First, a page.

Big-time love

...with Milo the diesel-powered Lab

Let me start with a question.

What's large, yellow (well golden I suppose) totters around as though on stilts and enjoys a good sniff of a cat's butt?

Answer - Milo the diesel-powered Lab, and the subject of the latest post on the animals I have had the privilege and joy of owning.

Although I've always very much been an English Cocker Spaniel man, I had always a harboured a romantic vision of driving, roof down, along a private road in my small and scruffy 4x4 with a hulk of a Golden Labrador sitting next to me in the passenger seat "smiling".

After reading the excellent "Marley and Me" (later made into a rubbish film) and the barmy exploits of the unruly four-legged protagonist, I realised the "dream" would remain exactly that: a fantasy pure and simple.

There was no way I was going to put myself through the rigours of a potentially hyperactive, drooling yob-of-a-dog especially as I had no experience with the breed.

But that all changed when, quite literally, Milo dropped into my life...or perhaps that should read "plodded".

It happened a couple of years ago while we were away from home base in Paris, househunting.

Airport-bound after a couple of exhausting days spent driving miles visiting piles, we were brought to a stop while rounding a bend in the middle of nowhere by a slow-moving muddied-yellow form.

When we got out of the car, it slumped to the ground and just lay down where it was - an emaciated, worn out Lab with barely the strength to lift its head and certainly not the energy to continue its journey to goodness knows where.

We had met our Big-time love, Milo.

He had no visible identification and it was obvious from the state of him that he was lost and/or abandoned.

There was no fear or signs of aggression in his eyes just (anthropomorphising here, I know) a gentle, kind almost pleading expression for help as he allowed himself to be gathered up and placed in the boot of the car.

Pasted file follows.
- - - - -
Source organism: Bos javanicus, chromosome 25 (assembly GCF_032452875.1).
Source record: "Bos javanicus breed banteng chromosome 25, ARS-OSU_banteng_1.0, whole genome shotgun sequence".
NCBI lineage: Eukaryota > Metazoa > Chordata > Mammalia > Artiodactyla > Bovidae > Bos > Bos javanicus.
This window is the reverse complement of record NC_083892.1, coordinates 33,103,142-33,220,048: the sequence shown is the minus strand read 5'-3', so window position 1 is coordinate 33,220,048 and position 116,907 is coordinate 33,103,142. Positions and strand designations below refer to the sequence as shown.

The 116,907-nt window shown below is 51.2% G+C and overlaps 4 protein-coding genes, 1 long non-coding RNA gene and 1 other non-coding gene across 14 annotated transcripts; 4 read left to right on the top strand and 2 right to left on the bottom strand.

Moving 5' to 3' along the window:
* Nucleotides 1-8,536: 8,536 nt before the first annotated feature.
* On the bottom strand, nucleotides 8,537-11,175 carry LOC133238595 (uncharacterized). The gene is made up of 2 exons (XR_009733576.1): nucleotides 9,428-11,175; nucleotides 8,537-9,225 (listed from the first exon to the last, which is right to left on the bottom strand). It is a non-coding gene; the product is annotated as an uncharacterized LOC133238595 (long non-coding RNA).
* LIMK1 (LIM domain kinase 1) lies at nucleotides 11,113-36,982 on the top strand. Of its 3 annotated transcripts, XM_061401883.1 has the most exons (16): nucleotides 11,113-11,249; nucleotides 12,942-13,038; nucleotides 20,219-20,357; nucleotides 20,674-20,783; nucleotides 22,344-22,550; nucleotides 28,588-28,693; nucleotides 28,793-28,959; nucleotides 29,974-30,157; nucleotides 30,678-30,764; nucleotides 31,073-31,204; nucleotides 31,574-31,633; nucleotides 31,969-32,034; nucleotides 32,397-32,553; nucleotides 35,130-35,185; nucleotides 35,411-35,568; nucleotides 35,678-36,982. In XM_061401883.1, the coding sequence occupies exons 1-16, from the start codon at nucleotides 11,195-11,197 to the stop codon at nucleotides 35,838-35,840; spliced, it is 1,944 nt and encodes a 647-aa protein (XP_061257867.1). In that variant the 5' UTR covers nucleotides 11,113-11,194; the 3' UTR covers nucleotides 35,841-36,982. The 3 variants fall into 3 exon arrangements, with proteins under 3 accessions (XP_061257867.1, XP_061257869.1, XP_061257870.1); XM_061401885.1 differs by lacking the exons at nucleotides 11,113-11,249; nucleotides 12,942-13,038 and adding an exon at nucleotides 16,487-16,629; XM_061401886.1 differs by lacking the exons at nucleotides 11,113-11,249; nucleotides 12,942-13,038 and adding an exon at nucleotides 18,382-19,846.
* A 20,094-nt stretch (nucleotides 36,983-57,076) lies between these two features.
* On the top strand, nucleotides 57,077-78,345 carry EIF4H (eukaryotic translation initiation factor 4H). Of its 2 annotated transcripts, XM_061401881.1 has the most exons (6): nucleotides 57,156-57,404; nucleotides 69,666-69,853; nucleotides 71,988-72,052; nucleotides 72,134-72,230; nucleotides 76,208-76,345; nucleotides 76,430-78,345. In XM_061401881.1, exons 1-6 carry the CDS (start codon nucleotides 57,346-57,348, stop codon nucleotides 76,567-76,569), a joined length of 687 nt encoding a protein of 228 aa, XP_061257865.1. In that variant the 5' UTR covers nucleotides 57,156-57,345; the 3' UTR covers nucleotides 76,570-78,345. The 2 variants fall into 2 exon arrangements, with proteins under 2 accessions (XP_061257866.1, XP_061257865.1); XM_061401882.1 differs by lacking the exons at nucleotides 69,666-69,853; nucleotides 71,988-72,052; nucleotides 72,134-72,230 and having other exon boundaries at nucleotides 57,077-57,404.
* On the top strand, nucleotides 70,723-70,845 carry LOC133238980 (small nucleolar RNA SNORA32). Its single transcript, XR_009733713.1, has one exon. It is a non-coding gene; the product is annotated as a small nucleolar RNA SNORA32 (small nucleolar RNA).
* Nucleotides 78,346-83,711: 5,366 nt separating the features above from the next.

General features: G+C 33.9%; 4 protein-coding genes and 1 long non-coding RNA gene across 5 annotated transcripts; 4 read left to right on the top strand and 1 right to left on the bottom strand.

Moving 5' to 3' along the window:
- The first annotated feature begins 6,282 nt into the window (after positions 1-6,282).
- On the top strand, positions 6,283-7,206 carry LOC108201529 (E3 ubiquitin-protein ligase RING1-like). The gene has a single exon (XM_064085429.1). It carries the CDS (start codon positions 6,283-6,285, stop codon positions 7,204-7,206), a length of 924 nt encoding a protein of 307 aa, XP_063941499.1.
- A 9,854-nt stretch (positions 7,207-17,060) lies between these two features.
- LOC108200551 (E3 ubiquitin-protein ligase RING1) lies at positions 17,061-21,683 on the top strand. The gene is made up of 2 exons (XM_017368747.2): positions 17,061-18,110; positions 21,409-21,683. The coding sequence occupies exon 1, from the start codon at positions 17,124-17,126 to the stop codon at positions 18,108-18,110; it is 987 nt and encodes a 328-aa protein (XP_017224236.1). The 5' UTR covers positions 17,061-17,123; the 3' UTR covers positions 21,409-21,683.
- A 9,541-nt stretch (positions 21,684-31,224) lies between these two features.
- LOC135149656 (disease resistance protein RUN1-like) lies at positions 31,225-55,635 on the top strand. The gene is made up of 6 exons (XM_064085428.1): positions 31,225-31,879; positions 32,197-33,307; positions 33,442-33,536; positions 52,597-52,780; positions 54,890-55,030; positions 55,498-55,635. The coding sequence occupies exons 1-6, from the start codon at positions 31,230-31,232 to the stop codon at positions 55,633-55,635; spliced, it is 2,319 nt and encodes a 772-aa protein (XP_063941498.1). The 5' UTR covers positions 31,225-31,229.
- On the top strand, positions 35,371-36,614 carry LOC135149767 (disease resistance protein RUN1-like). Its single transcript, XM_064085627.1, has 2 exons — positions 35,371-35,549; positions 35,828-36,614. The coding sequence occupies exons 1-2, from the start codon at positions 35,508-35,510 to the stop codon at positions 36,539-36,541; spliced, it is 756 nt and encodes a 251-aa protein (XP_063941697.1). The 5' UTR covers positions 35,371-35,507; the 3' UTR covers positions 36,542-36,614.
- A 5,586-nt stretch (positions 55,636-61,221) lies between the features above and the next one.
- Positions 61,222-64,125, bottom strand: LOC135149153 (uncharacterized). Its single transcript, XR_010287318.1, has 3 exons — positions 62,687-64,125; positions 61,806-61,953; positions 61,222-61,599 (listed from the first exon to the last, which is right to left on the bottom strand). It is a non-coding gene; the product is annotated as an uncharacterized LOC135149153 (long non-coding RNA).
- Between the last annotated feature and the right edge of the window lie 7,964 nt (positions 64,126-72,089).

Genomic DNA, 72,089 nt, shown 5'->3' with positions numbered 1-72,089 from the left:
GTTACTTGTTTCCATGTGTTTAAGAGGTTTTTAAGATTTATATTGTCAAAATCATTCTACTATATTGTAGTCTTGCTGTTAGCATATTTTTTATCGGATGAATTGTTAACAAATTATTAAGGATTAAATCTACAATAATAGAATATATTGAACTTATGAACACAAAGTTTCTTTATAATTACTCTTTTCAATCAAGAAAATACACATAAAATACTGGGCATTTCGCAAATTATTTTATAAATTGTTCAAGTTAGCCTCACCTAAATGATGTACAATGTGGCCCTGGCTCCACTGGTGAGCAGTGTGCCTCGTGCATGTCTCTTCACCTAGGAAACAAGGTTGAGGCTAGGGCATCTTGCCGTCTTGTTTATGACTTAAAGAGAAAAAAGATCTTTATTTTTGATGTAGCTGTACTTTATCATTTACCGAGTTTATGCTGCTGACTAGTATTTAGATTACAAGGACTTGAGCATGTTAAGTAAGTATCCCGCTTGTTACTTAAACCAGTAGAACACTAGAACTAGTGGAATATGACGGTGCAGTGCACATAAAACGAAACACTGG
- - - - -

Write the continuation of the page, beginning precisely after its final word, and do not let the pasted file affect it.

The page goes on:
After a hurried call to the nearest SPA - closed - and a visit to the gendarmerie to report our "find" we looked at each other and then at him and...did what any sane people with a houseful of Cockers 600 kilometres away would do.

We left our contact details, cancelled our return flights and extended the agreement on our rental car to make the trip home with Milo.

He remained unclaimed despite our efforts to trace the possible owner, and after discussions with the gendarmes and our vet, we were allowed to "adopt" him.

And quite honestly, we've never looked back.

He is, simply put, the mildest-mannered dog.

There was the joy of seeing him filling out and fattening up - well as much as this lean Monsieur of indeterminate age was ever going to.

We had to get used to the idea of being able to sit down to a meal without needing to bark the constant "down" required to discourage a Cocker from trying to join in.

Mind you, that's partially because he's well-mannered and also because when sitting, his head is already at the same level as the table.

Everyone and everything loves Milo.

His primary joy in life is (as mentioned earlier) sniffing cat bums; no problem there as our moggies seem to have a built-in radar telling them this lumbering oaf is absolutely no threat.

Grace, our blind Cocker "adopted" him as her reference point or "guide dog" when she arrived, following him everywhere to such an extent that the pair are virtually inseparable.

Eclipse, an Irish wolfhound who is frightened of her own shadow and belongs the woman who runs a nearby dog grooming parlour, becomes a wanton coquette whenever Milo turns up for a quick wash and brushing.

And the owner of a local restaurant never tires of singing his praises and telling me how lucky we are to have such a fine-looking, well-behaved hound.

We know.

We are.

Milo and Grace

At least we were until the visit to the vets last autumn for Milo's annual check-up and shots.

That's when we received the bombshell that Milo had cancer.

At the time it was confined to the spleen but it was also the sort that would inevitably spread to other organs.

Incurable in other words, but the vet told us we could give him (and ourselves) a few more precious months by having the spleen removed.

The operation was successful, in so far as it met our expectations.

Milo's appetite has returned and he's regained most of the weight he lost post op'.

His advanced arthritis means he hobbles around the house and garden. Walks have become shorter and he is far less active then when he first arrived.

We're under no illusions though and know he won't be around for too much longer.

While he is though, and while that tail keeps sweeping and swiping everything in its path as he passes, we're going to enjoy every moment - together with Milo...our diesel-powered Lab.

Milo is lovely enjoy your time with him Labs are such good friends.

Bless Milo. I lost my 16 year old lab in January and not a day goes by when I don't look at the space where his basket was and remember him. He was a constant, as most labs are, always there, always happy and always with that calm acceptance of life that makes them so kind. Right to the end he could hear the sound of a packet of ham being opened from the other side of the house, and although his sight was dodgy, could still snaffle a thrown biscuit before it hit the ground. Good luck with your Milo - a treasure who found you.